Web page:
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Sound Focus

Gluten Free Girl, Salish Fishing Practice, and the Legacy of Betty MacDonald

Megan Sukys
09/11/2008

When you have a slice of toast, a cupcake, or a beer, you're consuming gluten. But for 1 in 133 people, gluten triggers a severe illness, celiac disease. Today, Shauna James Ahern tells us how her gluten–free needs have inspired her to embrace all of her life's challenges.

At 2:05 p.m. – Russel Barsh – Salmon and the Coastal Salish

The Salish people of the San Juan Islands had a complex system for fishing salmon. It enabled them to live off salmon for years without depleting the fish's numbers. Today, a thriving commercial fishing industry is putting the salmon population at risk. Russel Barsh is the Director of the Center for the Study of Coast Salish Environments on Lopez Island. He's working to bring back some of those old fishing practices because he's seen what happens when fisheries collapse. He tells Jeannie Yandel what he has seen in this archived conversation.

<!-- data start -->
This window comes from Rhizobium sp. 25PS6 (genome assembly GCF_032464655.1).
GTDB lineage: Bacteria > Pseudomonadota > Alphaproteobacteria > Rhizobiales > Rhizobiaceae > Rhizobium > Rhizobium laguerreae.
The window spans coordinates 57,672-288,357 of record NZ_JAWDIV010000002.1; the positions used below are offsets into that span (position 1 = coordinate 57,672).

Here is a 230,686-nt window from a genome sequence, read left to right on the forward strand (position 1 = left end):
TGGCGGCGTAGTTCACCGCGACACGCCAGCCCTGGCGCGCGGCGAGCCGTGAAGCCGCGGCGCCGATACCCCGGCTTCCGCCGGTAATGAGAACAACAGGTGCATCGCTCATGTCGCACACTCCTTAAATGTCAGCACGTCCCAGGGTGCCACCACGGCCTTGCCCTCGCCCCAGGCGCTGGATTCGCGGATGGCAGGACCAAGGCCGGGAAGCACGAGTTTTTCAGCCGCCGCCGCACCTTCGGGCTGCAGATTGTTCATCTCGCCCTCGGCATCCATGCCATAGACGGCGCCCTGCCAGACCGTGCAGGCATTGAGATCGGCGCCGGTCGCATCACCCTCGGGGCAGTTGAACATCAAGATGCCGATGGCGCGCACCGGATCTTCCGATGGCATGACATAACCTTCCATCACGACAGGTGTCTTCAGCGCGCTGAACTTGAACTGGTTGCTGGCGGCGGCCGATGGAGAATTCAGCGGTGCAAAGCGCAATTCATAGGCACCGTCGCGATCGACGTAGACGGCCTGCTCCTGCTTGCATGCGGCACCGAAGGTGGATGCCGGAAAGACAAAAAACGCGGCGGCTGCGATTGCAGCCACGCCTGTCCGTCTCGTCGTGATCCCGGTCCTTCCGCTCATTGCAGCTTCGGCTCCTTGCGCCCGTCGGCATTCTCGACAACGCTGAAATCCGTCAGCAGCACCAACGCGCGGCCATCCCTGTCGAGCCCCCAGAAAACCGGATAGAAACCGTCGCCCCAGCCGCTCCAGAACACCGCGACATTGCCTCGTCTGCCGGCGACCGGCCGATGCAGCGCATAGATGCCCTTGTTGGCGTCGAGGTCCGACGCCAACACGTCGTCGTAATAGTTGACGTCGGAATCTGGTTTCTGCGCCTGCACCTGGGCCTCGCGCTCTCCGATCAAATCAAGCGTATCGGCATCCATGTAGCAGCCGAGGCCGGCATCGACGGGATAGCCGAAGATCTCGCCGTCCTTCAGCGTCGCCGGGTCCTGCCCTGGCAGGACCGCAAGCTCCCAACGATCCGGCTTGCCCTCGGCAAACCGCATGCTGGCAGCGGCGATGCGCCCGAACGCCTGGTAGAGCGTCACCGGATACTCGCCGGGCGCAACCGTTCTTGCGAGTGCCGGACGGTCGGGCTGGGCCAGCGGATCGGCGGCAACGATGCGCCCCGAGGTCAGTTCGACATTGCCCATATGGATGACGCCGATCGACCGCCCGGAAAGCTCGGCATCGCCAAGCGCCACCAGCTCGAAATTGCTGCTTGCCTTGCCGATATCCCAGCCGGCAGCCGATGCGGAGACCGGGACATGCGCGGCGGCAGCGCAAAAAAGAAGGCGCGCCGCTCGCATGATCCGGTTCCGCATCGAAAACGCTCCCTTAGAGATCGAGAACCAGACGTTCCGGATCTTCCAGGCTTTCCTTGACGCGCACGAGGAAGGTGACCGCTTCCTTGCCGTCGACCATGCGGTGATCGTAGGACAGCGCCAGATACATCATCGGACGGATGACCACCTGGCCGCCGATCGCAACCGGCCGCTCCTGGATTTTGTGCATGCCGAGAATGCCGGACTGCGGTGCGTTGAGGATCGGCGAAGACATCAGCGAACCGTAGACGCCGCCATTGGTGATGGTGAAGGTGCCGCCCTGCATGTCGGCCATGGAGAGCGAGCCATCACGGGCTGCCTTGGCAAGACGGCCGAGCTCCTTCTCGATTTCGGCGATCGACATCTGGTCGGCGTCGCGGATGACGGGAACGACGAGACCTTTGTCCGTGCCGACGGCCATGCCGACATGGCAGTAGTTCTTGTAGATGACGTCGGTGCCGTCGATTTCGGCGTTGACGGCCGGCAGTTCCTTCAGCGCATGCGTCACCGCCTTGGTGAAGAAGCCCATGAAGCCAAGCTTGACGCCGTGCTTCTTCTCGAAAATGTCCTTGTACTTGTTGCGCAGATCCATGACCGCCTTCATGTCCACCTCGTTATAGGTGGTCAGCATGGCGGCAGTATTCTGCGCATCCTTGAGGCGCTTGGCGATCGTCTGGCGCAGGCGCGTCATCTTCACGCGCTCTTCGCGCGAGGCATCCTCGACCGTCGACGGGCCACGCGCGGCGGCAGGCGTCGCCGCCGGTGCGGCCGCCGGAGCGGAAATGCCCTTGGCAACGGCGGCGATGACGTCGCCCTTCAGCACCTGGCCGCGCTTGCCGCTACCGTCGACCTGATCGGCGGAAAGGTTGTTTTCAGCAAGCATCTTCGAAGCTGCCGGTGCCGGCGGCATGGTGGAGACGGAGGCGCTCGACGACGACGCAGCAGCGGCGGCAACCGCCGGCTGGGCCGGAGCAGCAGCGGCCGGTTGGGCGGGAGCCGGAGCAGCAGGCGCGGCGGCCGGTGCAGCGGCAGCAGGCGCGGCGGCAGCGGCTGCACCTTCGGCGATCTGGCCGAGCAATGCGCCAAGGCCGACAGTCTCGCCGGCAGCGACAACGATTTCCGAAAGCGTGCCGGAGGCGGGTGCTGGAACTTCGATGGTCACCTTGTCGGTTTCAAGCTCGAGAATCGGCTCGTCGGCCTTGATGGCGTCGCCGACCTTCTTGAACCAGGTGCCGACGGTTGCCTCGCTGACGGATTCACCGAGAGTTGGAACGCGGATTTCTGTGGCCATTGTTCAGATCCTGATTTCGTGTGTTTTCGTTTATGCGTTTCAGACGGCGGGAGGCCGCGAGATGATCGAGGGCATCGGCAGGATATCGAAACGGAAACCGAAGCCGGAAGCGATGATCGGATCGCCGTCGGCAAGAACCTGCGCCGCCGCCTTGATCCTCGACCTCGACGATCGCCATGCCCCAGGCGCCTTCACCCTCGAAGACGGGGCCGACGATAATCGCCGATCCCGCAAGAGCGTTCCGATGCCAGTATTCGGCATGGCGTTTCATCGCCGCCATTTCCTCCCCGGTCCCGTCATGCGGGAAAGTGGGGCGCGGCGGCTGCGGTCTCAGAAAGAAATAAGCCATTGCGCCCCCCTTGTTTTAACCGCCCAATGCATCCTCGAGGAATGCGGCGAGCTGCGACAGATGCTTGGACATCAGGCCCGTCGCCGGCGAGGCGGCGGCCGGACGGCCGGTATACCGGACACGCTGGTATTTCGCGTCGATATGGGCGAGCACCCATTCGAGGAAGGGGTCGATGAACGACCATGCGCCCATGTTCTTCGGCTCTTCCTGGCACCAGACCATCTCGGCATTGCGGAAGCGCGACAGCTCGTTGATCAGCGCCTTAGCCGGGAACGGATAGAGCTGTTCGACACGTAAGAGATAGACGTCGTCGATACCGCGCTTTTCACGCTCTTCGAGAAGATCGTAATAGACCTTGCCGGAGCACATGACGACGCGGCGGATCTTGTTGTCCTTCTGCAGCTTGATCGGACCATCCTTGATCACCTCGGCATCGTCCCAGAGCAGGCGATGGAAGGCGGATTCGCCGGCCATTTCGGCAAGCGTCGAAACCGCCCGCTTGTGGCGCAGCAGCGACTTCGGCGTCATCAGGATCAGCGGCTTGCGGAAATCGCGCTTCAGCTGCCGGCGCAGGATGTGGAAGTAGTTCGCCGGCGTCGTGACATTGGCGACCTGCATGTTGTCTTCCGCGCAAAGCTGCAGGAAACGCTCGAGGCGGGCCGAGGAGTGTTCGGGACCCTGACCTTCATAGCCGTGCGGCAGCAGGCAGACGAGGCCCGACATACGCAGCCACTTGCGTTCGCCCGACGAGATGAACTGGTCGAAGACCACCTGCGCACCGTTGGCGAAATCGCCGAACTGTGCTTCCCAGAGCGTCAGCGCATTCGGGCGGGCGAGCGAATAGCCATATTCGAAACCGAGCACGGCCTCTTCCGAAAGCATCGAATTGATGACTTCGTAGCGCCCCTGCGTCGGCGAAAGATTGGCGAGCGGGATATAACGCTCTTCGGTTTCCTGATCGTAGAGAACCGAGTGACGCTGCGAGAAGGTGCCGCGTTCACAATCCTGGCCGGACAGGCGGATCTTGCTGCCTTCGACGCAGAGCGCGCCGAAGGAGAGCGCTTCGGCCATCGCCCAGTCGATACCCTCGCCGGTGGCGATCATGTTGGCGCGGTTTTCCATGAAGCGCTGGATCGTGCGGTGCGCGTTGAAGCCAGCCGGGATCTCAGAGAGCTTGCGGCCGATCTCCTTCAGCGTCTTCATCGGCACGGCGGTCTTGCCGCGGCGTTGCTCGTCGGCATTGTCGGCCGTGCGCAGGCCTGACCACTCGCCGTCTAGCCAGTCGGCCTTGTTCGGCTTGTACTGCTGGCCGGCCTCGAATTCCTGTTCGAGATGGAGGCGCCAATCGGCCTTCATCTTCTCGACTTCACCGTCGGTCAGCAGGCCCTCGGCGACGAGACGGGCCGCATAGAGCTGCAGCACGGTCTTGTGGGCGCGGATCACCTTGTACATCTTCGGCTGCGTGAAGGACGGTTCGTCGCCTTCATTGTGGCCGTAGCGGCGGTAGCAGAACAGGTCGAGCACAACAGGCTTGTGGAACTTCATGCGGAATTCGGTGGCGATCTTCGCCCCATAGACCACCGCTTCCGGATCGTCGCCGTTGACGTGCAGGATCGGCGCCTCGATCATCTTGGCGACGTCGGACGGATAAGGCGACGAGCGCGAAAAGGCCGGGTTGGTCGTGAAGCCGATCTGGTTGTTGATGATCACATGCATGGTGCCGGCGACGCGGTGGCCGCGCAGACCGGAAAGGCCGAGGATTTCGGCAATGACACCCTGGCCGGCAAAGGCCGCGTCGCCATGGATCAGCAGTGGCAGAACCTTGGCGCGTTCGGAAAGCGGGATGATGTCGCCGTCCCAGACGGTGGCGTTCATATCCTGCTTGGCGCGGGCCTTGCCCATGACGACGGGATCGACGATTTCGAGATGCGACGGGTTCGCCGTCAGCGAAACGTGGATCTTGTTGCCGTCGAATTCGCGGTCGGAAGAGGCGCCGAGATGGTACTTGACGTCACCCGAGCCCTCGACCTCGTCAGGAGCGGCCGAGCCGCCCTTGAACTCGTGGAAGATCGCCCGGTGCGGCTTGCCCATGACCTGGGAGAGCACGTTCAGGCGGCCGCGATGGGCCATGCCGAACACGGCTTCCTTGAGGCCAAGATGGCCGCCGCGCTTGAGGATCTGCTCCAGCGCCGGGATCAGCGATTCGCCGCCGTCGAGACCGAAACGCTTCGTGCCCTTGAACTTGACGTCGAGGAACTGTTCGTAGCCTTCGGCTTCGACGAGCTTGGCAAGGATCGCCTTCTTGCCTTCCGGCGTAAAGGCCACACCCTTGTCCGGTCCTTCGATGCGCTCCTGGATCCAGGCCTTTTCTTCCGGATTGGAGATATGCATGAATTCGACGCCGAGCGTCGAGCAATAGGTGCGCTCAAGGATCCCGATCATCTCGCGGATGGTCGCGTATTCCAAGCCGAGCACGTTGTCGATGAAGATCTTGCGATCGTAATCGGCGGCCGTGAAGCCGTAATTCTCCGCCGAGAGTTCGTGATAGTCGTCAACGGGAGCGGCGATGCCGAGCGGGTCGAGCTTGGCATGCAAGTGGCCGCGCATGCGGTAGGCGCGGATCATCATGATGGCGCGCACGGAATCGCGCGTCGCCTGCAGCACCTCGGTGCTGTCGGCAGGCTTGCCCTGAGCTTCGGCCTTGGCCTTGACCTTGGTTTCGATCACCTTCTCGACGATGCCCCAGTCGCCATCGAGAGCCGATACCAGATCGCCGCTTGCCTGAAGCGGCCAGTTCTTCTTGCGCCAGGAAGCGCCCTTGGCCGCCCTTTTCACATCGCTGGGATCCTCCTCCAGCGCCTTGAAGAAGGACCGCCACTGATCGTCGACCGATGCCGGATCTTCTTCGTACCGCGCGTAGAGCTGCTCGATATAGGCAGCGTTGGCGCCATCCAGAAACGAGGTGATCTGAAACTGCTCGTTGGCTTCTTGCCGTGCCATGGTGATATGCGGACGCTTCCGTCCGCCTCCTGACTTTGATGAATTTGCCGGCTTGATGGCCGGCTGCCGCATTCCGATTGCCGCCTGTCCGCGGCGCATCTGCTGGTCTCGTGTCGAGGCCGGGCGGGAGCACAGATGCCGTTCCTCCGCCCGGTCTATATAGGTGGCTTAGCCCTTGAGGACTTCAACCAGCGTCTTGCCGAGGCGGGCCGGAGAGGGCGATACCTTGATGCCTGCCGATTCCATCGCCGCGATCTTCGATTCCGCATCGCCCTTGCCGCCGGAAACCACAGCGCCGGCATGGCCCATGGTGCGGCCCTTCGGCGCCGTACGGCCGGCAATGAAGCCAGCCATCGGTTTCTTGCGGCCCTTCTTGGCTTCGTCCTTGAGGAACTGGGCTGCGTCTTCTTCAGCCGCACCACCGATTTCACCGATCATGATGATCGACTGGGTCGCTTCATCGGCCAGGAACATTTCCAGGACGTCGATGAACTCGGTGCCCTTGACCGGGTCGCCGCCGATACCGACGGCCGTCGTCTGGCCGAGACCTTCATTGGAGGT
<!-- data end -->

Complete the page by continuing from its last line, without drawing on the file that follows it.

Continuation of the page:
At 2:20 p.m. – Paula Becker on Betty MacDonald

Betty MacDonald was born 100 years ago. She is famous for her beloved "Mrs. Piggle Wiggle" books and quasi–autobiographical works like "The Egg and I" for adult readers. All of these books are based in the Northwest. They paint a vivid picture of the wonderful and eccentric character of Puget Sound in the first half of the 20th century. Paula Becker writes for HistoryLink and has done extensive research on Betty MacDonald. Paula is intrigued by Betty's book, "The Plague and I." It was one of the only accounts of being in a sanitarium with tuberculosis written from the patient's point of view.

At 2:40 p.m. – Sounds Familiar

Amanda Wilde, host of The Swing Years and Beyond, shares another familiar song we didn't know we knew so well.

At 2:50 p.m. – Gluten–Free Girl

Whenver you have a slice of toast, a cupcake, or a beer, you're consuming gluten. Gluten is a protein composite found all forms of wheat, barley, rye, and a lot of processed foods. But for 1 in 133 people, gluten triggers a severe illness known as celiac disease. Seattle writer Shauna James Ahern is the author of the book "Gluten–free Girl." Beyond health and food, the gluten–free approach has inspired Shauna to embrace all of her life's challenges. Before Shauna was diagnosed with celiac, she thought she might never feel well again.

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